Life-saving devices are vandalised – again

February 2nd, 2016 10:05 PM

By Kieran O'Mahony

Tom Sweeney of Mary Anne's bar in Masseytown, Macroom, with Macroom Community Defibrillator Group members Anita Blake Gallagher and Brian Gallagher, and the new defibrilator unit which is now under constant CCTV monitoring. (Photo: John Delea)

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A piece of life-saving equipment in Macroom has had to be moved due to the amount of times it has been vandalised. 

A PIECE of life-saving equipment in Macroom has had to be moved due to the amount of times it has been vandalised. 

It’s not the first time that the town’s 10 defibrillators – the machines that can help someone in the event of cardiac arrest – have been tampered with. I

t has been an ongoing problem since they were first installed in 2009.

‘This is vandalism that could cost someone’s life,’ said Brian Gallagher from the Macroom Community Defibrillator Group.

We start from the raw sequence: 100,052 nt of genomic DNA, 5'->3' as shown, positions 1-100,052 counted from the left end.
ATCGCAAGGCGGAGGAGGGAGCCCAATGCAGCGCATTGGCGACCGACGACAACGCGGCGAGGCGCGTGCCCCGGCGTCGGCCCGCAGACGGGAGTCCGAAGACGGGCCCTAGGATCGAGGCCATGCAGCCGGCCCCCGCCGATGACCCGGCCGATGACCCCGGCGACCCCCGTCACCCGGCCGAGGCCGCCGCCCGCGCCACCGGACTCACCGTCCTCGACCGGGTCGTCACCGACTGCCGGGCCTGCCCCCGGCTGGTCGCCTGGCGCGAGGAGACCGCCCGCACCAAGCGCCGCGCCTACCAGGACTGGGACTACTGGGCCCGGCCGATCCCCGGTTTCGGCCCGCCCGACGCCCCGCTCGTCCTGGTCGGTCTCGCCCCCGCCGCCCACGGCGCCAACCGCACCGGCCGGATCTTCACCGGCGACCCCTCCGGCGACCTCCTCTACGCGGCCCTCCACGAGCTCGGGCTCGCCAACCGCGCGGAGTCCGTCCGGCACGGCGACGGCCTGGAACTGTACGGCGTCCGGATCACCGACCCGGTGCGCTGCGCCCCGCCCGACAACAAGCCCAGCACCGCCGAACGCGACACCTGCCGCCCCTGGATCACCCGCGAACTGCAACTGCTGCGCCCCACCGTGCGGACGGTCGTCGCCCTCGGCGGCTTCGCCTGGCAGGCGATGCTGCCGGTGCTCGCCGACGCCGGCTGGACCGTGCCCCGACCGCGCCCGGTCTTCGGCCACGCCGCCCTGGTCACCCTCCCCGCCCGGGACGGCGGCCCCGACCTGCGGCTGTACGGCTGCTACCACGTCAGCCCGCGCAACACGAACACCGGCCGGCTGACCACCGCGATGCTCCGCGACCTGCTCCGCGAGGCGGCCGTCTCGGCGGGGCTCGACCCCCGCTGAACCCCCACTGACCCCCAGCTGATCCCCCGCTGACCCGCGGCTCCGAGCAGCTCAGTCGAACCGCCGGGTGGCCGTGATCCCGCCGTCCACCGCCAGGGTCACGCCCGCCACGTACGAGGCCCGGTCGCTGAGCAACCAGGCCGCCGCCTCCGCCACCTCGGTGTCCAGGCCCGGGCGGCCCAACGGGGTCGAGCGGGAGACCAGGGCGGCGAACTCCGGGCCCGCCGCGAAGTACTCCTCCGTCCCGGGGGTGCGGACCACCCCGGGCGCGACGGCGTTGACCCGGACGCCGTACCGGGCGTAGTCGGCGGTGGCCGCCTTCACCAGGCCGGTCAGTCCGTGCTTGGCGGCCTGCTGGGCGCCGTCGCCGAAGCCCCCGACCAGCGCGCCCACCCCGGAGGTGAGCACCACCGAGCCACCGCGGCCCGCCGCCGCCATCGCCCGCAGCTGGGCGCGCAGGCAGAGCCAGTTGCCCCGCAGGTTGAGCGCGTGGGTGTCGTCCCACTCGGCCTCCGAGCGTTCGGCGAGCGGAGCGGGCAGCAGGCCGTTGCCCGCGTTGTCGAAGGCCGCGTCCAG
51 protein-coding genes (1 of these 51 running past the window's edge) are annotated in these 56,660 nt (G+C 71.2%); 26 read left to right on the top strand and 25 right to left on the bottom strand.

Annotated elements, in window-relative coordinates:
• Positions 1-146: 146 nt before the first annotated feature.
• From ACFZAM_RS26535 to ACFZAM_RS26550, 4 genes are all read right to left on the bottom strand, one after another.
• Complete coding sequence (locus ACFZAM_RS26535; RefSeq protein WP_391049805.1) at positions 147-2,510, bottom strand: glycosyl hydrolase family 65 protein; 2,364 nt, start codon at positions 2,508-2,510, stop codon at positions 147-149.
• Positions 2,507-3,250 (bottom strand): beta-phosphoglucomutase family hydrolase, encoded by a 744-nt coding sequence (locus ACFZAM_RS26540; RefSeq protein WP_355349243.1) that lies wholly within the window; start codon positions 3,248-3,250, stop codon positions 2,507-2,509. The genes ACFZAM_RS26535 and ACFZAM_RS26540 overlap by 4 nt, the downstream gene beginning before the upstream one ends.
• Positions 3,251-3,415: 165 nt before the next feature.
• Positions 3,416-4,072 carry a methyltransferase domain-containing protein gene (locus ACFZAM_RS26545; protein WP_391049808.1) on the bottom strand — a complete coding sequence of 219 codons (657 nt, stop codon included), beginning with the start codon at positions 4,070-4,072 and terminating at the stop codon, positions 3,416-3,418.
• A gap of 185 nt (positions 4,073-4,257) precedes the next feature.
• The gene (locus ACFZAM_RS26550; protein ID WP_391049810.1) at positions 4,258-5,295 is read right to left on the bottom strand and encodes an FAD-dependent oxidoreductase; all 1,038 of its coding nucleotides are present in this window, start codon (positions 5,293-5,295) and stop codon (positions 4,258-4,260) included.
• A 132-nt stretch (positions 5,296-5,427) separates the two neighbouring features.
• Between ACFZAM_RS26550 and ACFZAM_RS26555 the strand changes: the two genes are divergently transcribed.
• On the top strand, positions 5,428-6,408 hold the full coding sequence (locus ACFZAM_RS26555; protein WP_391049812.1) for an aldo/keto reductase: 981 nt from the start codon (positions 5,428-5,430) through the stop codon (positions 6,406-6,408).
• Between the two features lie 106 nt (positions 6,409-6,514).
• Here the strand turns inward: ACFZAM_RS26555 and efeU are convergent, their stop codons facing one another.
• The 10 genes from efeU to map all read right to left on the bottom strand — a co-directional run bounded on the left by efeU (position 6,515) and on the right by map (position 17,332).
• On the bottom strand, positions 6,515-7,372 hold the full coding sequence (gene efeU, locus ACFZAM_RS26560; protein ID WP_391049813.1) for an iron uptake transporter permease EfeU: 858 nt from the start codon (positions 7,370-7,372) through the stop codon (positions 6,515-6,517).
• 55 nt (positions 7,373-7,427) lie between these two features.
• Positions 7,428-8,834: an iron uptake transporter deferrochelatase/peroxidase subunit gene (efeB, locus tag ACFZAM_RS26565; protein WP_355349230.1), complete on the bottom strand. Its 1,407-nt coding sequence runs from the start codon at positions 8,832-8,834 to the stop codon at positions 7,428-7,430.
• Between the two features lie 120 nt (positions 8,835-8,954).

‘The defibrillator at Masseytown was one of the most vandalised in the town so we had to move it across the road outside Mary Anne’s bar, after the owner Tom McSweeney offered us the spot for it. Hopefully it won’t be tampered with, as there is CCTV installed outside these premises. People were used to where this particular one was, but we would like to publicise that it’s now just across the road, at Mary Anne’s.’

Brian is urging the people of Macroom to be vigilant and keep an eye on the boxes. Although they have reported the tampering incidents to gardaí, the culprits  have not yet been apprehended.

‘Usually the glass key housing is broken by someone or, worse still, the keys are stolen which then means the defibrillator is out of action for a time, as a special key has to be cut, and this might be the very time when someone needs to use it.’

It costs €35 to replace the entire glass unit, and €10 to get a replacement key and this is unfortunately a common occurrence for the team that monitors the defibrillators.

‘The defibrillators can save a life quickly if they are available and every minute in the case of cardiac arrest is vital. So it could be a disaster in a panic situation if one defibrillator was found to be broken,’ said Brian. ‘If they continue to be vandalised, then we would have no choice but to remove them but we don’t want to do that,’ he added.

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